You rise from a fitful night’s sleep with a sore throat and headache. Your temperature is slightly over 100 degrees, but judging by how crummy you feel, you wonder if it will spike to 103 degrees by day’s end. Should you drag yourself to work and risk infecting coworkers? Or should you phone in sick, even though your boss desperately needs you to pitch in during a stressful week?
“People are concerned about calling in sick, but if you’re really feeling unwell and especially if you have a fever,...
“If you don’t get adequate rest, the body produces a stress hormone called cortisol, and this can show in the skin,” says New York City dermatologist Ariel Ostad, MD.
Here are some tips for tackling the effects that cold-induced lack of sleep can have on your skin.
Defy Dark Circles
Congestion, lack of sleep, and feeling under the weather can make dark, puffy under-eye circles worse. Dilated blood vessels and congestion make the circles show up more.
Give your eyes a break. After drinking a cup of hot black tea to soothe your sore throat, cool the steeped tea bags in ice water and place them over your eyes. The cold and caffeine will constrict your blood vessels.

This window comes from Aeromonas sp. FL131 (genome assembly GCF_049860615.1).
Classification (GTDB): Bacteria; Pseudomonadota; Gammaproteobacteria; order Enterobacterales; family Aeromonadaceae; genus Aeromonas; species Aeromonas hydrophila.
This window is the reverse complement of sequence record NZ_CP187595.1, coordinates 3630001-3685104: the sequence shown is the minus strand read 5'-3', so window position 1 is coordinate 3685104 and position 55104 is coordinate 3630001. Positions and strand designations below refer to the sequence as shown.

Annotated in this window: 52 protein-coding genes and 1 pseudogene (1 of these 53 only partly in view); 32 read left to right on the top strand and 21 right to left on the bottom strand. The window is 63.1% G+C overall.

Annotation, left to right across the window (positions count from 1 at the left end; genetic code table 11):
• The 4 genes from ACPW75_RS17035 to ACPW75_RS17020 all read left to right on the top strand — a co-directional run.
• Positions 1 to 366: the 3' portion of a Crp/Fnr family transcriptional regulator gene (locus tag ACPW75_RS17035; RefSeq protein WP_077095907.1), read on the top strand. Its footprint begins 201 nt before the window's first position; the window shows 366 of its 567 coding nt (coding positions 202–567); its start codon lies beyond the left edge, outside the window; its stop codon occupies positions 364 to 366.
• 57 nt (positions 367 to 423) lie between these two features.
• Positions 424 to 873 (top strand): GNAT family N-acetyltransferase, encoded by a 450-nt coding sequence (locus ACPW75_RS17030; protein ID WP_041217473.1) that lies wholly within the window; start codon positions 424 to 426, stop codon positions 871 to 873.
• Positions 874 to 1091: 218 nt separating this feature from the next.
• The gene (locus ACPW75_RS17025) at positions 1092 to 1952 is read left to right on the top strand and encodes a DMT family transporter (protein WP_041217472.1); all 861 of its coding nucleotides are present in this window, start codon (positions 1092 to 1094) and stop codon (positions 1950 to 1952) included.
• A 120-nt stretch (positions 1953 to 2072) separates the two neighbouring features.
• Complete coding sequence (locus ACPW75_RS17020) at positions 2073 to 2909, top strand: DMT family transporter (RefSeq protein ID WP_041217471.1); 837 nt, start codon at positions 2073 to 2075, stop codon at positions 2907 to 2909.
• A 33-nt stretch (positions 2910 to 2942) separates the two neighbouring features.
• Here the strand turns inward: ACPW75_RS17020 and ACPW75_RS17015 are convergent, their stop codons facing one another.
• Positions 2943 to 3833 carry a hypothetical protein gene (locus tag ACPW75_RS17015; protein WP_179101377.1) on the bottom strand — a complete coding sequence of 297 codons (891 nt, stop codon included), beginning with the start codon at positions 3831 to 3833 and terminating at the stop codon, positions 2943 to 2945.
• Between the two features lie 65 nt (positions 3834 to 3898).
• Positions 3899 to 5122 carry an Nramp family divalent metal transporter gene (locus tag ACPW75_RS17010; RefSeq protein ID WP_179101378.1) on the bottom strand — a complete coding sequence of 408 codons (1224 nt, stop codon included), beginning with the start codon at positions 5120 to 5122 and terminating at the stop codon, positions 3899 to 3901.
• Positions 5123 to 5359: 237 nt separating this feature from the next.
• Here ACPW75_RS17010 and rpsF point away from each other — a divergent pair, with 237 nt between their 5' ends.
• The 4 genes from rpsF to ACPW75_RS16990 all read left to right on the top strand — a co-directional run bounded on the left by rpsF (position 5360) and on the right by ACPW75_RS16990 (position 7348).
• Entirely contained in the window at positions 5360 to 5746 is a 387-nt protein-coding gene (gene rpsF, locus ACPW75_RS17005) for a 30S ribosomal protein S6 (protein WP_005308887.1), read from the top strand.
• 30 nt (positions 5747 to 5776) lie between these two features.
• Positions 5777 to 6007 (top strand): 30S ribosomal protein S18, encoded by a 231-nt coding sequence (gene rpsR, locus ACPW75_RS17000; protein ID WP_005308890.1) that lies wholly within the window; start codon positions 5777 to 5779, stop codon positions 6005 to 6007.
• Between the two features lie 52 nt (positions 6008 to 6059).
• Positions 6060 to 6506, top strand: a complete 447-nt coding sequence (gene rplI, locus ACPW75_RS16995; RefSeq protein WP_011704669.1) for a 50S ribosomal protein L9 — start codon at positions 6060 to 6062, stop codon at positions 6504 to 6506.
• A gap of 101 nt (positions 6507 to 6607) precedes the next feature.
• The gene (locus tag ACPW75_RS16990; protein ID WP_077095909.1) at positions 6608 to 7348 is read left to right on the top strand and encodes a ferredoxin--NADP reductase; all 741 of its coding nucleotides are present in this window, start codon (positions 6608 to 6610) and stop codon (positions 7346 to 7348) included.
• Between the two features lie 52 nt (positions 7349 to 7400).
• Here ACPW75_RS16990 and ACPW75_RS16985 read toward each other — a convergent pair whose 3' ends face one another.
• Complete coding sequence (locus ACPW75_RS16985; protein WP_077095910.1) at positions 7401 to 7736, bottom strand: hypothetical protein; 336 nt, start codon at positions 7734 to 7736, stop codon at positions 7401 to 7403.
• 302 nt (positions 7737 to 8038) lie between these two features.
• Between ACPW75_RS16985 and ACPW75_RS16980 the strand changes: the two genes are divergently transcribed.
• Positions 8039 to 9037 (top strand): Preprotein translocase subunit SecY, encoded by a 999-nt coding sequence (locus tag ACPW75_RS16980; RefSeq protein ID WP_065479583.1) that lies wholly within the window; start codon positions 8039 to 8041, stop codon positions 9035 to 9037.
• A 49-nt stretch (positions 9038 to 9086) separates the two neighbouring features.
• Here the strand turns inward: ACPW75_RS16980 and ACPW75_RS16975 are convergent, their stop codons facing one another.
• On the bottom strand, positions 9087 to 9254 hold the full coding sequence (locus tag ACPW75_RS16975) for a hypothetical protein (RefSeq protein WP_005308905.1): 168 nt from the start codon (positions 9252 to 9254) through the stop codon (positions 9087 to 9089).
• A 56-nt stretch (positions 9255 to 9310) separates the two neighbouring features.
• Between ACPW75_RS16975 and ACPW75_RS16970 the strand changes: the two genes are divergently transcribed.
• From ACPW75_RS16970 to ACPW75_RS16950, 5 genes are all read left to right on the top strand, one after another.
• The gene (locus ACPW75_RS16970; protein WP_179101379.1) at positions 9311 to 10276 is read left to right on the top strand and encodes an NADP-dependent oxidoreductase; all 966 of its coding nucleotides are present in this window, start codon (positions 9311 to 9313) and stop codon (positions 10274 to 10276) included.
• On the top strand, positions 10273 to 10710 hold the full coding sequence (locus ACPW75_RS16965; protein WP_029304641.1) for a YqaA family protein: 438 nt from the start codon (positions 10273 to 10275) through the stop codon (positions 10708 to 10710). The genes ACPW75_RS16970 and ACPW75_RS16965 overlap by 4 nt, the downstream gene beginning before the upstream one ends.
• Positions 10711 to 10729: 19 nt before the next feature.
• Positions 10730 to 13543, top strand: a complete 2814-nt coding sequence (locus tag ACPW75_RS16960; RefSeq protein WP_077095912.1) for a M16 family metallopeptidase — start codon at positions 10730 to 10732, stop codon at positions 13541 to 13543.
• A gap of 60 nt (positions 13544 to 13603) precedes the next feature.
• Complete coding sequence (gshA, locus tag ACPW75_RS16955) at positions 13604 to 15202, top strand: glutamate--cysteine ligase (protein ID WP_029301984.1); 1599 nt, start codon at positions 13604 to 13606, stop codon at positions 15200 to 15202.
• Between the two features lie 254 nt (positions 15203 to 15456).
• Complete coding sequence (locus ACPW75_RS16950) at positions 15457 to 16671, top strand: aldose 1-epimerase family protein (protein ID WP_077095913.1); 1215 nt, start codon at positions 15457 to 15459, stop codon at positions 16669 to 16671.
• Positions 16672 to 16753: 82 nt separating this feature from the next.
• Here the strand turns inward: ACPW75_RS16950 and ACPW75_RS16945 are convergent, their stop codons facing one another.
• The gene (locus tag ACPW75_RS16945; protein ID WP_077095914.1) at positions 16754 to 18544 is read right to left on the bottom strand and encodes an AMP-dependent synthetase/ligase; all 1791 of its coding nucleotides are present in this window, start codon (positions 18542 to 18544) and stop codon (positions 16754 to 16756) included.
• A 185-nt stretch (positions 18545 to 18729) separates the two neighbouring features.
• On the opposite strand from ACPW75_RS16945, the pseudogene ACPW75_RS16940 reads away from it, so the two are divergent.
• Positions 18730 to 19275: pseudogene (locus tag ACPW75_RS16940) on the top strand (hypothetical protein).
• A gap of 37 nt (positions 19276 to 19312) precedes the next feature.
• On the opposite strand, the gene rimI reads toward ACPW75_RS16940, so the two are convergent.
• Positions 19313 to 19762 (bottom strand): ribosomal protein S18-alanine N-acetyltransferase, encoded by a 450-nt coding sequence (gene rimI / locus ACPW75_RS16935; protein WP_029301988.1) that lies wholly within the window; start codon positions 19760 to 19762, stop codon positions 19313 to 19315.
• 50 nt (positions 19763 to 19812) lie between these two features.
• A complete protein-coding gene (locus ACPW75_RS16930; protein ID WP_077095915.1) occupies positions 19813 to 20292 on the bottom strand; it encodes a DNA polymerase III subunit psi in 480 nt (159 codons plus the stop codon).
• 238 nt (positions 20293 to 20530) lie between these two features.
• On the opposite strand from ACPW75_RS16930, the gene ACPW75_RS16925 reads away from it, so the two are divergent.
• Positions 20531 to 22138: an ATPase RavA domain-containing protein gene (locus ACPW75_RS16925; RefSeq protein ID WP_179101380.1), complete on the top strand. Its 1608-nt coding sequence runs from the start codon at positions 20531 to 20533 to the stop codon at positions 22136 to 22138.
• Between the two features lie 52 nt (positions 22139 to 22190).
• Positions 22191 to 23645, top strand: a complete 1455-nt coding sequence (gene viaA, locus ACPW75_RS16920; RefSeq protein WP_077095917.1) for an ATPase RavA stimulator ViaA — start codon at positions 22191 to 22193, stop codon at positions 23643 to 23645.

A cough or fever keeps you from resting. That can cause stress, which prompts your skin to make more oil, leading to breakouts -- the last thing you want when you're already feeling low. Over-the-counter or prescription products with retinol can help keep acne under control, but they could worsen skin that's already red and raw.
No matter what your skin type, extra moisture is a good idea when you're fighting a cold. If you tend to break out, you may want to avoid heavy moisturizers. Look for oil-free formulas, especially those with ceramides. They're good for acne-prone skin without making blemishes worse.